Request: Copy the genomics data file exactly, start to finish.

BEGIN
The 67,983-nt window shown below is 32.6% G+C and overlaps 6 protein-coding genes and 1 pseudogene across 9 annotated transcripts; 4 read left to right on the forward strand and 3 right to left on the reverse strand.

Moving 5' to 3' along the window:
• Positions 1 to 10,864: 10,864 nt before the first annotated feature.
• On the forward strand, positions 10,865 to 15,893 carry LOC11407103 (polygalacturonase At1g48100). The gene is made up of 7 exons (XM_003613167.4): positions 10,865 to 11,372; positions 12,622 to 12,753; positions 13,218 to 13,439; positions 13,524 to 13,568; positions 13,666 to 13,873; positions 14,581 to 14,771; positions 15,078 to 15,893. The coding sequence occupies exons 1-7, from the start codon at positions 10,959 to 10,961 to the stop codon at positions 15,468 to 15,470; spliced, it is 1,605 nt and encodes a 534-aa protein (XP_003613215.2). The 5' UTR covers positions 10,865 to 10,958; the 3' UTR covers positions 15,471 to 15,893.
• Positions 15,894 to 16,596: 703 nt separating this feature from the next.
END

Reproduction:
The 67,983-nt window shown below is 32.6% G+C and overlaps 6 protein-coding genes and 1 pseudogene across 9 annotated transcripts; 4 read left to right on the forward strand and 3 right to left on the reverse strand.

Moving 5' to 3' along the window:
• Positions 1 to 10,864: 10,864 nt before the first annotated feature.
• On the forward strand, positions 10,865 to 15,893 carry LOC11407103 (polygalacturonase At1g48100). The gene is made up of 7 exons (XM_003613167.4): positions 10,865 to 11,372; positions 12,622 to 12,753; positions 13,218 to 13,439; positions 13,524 to 13,568; positions 13,666 to 13,873; positions 14,581 to 14,771; positions 15,078 to 15,893. The coding sequence occupies exons 1-7, from the start codon at positions 10,959 to 10,961 to the stop codon at positions 15,468 to 15,470; spliced, it is 1,605 nt and encodes a 534-aa protein (XP_003613215.2). The 5' UTR covers positions 10,865 to 10,958; the 3' UTR covers positions 15,471 to 15,893.
• Positions 15,894 to 16,596: 703 nt separating this feature from the next.